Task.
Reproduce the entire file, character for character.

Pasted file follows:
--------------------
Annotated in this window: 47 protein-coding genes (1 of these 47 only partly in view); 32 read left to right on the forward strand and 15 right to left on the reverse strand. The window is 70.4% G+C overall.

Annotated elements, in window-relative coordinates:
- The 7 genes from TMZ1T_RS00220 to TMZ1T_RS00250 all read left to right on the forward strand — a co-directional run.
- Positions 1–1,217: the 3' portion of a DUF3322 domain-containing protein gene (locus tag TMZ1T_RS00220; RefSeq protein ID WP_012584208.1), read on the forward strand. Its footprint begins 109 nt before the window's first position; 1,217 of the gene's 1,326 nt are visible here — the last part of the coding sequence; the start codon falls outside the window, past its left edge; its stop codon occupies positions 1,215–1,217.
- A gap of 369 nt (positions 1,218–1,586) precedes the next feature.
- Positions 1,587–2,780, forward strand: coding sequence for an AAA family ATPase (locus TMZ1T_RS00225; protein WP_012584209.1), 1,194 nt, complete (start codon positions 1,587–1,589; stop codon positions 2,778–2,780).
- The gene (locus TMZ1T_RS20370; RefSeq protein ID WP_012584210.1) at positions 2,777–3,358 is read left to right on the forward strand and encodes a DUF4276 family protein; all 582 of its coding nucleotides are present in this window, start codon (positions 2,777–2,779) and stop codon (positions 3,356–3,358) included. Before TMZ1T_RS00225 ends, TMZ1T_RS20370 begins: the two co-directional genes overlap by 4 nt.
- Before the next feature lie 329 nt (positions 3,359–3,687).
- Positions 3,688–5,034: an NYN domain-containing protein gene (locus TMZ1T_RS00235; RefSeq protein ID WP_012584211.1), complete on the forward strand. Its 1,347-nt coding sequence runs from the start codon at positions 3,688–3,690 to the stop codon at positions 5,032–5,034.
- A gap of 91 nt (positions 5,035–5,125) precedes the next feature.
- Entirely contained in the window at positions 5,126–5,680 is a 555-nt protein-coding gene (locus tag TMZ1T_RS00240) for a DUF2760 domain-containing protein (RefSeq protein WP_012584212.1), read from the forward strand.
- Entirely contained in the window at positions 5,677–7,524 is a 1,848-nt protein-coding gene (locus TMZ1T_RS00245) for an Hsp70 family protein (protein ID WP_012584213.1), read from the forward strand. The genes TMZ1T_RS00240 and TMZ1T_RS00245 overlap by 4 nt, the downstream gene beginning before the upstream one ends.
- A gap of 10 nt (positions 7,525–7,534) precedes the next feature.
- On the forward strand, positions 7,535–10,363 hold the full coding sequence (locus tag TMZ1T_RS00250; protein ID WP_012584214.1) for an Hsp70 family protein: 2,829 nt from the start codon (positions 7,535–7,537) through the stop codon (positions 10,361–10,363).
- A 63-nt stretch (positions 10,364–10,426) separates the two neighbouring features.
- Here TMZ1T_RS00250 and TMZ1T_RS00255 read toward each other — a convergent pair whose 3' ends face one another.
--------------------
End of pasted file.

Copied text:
Annotated in this window: 47 protein-coding genes (1 of these 47 only partly in view); 32 read left to right on the forward strand and 15 right to left on the reverse strand. The window is 70.4% G+C overall.

Annotated elements, in window-relative coordinates:
- The 7 genes from TMZ1T_RS00220 to TMZ1T_RS00250 all read left to right on the forward strand — a co-directional run.
- Positions 1–1,217: the 3' portion of a DUF3322 domain-containing protein gene (locus tag TMZ1T_RS00220; RefSeq protein ID WP_012584208.1), read on the forward strand. Its footprint begins 109 nt before the window's first position; 1,217 of the gene's 1,326 nt are visible here — the last part of the coding sequence; the start codon falls outside the window, past its left edge; its stop codon occupies positions 1,215–1,217.
- A gap of 369 nt (positions 1,218–1,586) precedes the next feature.
- Positions 1,587–2,780, forward strand: coding sequence for an AAA family ATPase (locus TMZ1T_RS00225; protein WP_012584209.1), 1,194 nt, complete (start codon positions 1,587–1,589; stop codon positions 2,778–2,780).
- The gene (locus TMZ1T_RS20370; RefSeq protein ID WP_012584210.1) at positions 2,777–3,358 is read left to right on the forward strand and encodes a DUF4276 family protein; all 582 of its coding nucleotides are present in this window, start codon (positions 2,777–2,779) and stop codon (positions 3,356–3,358) included. Before TMZ1T_RS00225 ends, TMZ1T_RS20370 begins: the two co-directional genes overlap by 4 nt.
- Before the next feature lie 329 nt (positions 3,359–3,687).
- Positions 3,688–5,034: an NYN domain-containing protein gene (locus TMZ1T_RS00235; RefSeq protein ID WP_012584211.1), complete on the forward strand. Its 1,347-nt coding sequence runs from the start codon at positions 3,688–3,690 to the stop codon at positions 5,032–5,034.
- A gap of 91 nt (positions 5,035–5,125) precedes the next feature.
- Entirely contained in the window at positions 5,126–5,680 is a 555-nt protein-coding gene (locus tag TMZ1T_RS00240) for a DUF2760 domain-containing protein (RefSeq protein WP_012584212.1), read from the forward strand.
- Entirely contained in the window at positions 5,677–7,524 is a 1,848-nt protein-coding gene (locus TMZ1T_RS00245) for an Hsp70 family protein (protein ID WP_012584213.1), read from the forward strand. The genes TMZ1T_RS00240 and TMZ1T_RS00245 overlap by 4 nt, the downstream gene beginning before the upstream one ends.
- A gap of 10 nt (positions 7,525–7,534) precedes the next feature.
- On the forward strand, positions 7,535–10,363 hold the full coding sequence (locus tag TMZ1T_RS00250; protein ID WP_012584214.1) for an Hsp70 family protein: 2,829 nt from the start codon (positions 7,535–7,537) through the stop codon (positions 10,361–10,363).
- A 63-nt stretch (positions 10,364–10,426) separates the two neighbouring features.
- Here TMZ1T_RS00250 and TMZ1T_RS00255 read toward each other — a convergent pair whose 3' ends face one another.